And if we can add those customers and that creates a little additional churn but more revenue, more growth and more EBITDA, that’s certainly something that I’ll trade, and I think that’s probably our perspective going forward.

Jessica Reif Cohen - Bank of America Merrill Lynch

Okay. We haven’t heard much about the progress on Sirius 2.0. Can you give us some any data or statistics on how the platform is helping to drive? How is it leveraging or kind of getting more? Job legacy offer, can you just talk about how it’s rolling out.

Jim Meyer

Yes. So Sirius XM 2.0 is doing exactly what you want it to do and I couldn’t be more pleased. So let me just remind everyone what is was. It was two-phased approach; one was, it was a clear technological path for what our next generation satellite platform was for the OEMs and the OEMs are adopting it exactly as we laid it out.

Now, the one thing you learn when you are in my business with the OEMs is believe me, you learn patients and you learn it quickly. Meaning, you roll out at their speed, not your speed and so while every automotive company has a plan with us on 2.0, they are all scattered out over a variety of years as we are going to implement it, but it’s going exactly as we planned.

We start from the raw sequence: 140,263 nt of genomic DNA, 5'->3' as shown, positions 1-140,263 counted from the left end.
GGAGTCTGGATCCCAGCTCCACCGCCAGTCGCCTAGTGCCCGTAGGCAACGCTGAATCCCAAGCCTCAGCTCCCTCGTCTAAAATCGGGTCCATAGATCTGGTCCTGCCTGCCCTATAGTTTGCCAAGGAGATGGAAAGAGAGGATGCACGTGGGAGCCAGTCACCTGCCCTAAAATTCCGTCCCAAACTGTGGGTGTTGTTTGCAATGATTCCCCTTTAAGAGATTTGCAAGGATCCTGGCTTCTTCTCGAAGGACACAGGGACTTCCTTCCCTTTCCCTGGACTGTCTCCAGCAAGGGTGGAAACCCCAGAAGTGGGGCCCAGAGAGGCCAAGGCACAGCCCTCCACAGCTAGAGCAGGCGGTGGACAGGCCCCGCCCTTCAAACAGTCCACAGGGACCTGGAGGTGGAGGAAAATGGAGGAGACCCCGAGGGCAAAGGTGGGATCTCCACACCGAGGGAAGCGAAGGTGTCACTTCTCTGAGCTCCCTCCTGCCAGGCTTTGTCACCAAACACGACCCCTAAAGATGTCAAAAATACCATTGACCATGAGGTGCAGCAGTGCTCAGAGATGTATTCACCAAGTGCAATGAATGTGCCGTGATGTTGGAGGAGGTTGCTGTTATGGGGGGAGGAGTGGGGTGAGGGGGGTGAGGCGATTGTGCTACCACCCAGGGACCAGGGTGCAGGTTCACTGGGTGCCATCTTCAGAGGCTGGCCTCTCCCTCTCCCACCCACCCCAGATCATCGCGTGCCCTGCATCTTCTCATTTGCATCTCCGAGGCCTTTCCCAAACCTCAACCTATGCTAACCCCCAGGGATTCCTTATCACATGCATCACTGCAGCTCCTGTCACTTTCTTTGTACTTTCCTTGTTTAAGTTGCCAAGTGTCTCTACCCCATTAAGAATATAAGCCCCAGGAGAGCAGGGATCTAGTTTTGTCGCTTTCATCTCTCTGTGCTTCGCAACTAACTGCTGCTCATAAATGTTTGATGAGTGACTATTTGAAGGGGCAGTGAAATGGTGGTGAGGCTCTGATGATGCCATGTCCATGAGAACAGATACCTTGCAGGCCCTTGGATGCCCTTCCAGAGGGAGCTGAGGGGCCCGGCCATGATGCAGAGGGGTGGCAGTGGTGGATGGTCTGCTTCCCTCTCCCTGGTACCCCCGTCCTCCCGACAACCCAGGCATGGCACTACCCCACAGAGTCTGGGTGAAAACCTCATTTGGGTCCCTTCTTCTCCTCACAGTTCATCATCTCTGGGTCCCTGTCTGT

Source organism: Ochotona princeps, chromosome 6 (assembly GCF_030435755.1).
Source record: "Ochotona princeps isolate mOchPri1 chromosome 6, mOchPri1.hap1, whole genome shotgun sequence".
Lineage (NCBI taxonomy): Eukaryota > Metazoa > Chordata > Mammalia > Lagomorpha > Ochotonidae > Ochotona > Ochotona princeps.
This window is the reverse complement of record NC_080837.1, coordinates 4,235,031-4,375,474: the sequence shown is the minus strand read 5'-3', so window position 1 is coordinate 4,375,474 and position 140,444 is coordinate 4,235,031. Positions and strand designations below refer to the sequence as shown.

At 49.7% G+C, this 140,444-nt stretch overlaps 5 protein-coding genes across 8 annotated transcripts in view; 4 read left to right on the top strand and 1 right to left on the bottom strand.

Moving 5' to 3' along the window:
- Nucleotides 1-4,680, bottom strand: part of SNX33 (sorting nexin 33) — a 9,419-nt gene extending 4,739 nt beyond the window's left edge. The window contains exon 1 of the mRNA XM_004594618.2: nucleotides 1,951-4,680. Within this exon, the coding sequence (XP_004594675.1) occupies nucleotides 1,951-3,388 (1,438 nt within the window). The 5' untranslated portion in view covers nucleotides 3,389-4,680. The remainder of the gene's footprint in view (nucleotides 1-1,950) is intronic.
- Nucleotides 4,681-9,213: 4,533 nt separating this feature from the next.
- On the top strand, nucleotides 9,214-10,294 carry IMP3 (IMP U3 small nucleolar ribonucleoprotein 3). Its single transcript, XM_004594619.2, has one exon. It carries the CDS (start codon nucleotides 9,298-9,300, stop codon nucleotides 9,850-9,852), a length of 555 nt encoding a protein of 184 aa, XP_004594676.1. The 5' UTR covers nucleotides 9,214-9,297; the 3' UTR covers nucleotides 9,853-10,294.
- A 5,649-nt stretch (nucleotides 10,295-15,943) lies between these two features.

Number two, the other part of Sirius XM 2.0 was to bring about new features and new services both in satellite and in IP, okay and in the IP world we’re doing great. We’ve launched an on-demand service in the middle of last year, we launched My Sirius XM, which is a personalized curated music service here, early – not far back, which we are pleased with now and we’ve added other new convenience features in the satellite platform, like Smart Tunes and things like that our research shows our subscribers like very much.

So all in all very, very pleased with it, to the point where we are now working a lot on entering the car companies. The next question, which is what architecture do you want me to have for 2018 and beyond. That is what we are working on now, maybe call it Sirius XM 3.0. Stay tuned; we’ll have more to say about that over the months to come.

Jessica Reif Cohen - Bank of America Merrill Lynch

And any thoughts on how you use the additional balance offer -- either offer lower priced or more ethically driven services, how does that 2.0 evolve?

Jim Meyer

Yes. So one of the things I’m pleased to announce today is that as I said earlier, I don’t think we are getting the job done in the Hispanic segment in our subscriber base. So when you look at how those customers behave versus almost any other segment within that group, we are not doing as well as we do with the others and I think primarily the reason for that is we haven’t had the content broad enough that we need for those subscribers.

We will be doing an update to our channel line-up in the middle of October and when we do, I’m pleased to announce that we’ll have an Hispanic package, including Piolin who we just signed a couple of weeks ago, who we’re very excited about for an Hispanic morning show. We’ll have that package available for every radio, virtually on every radio on all of our platforms going forward.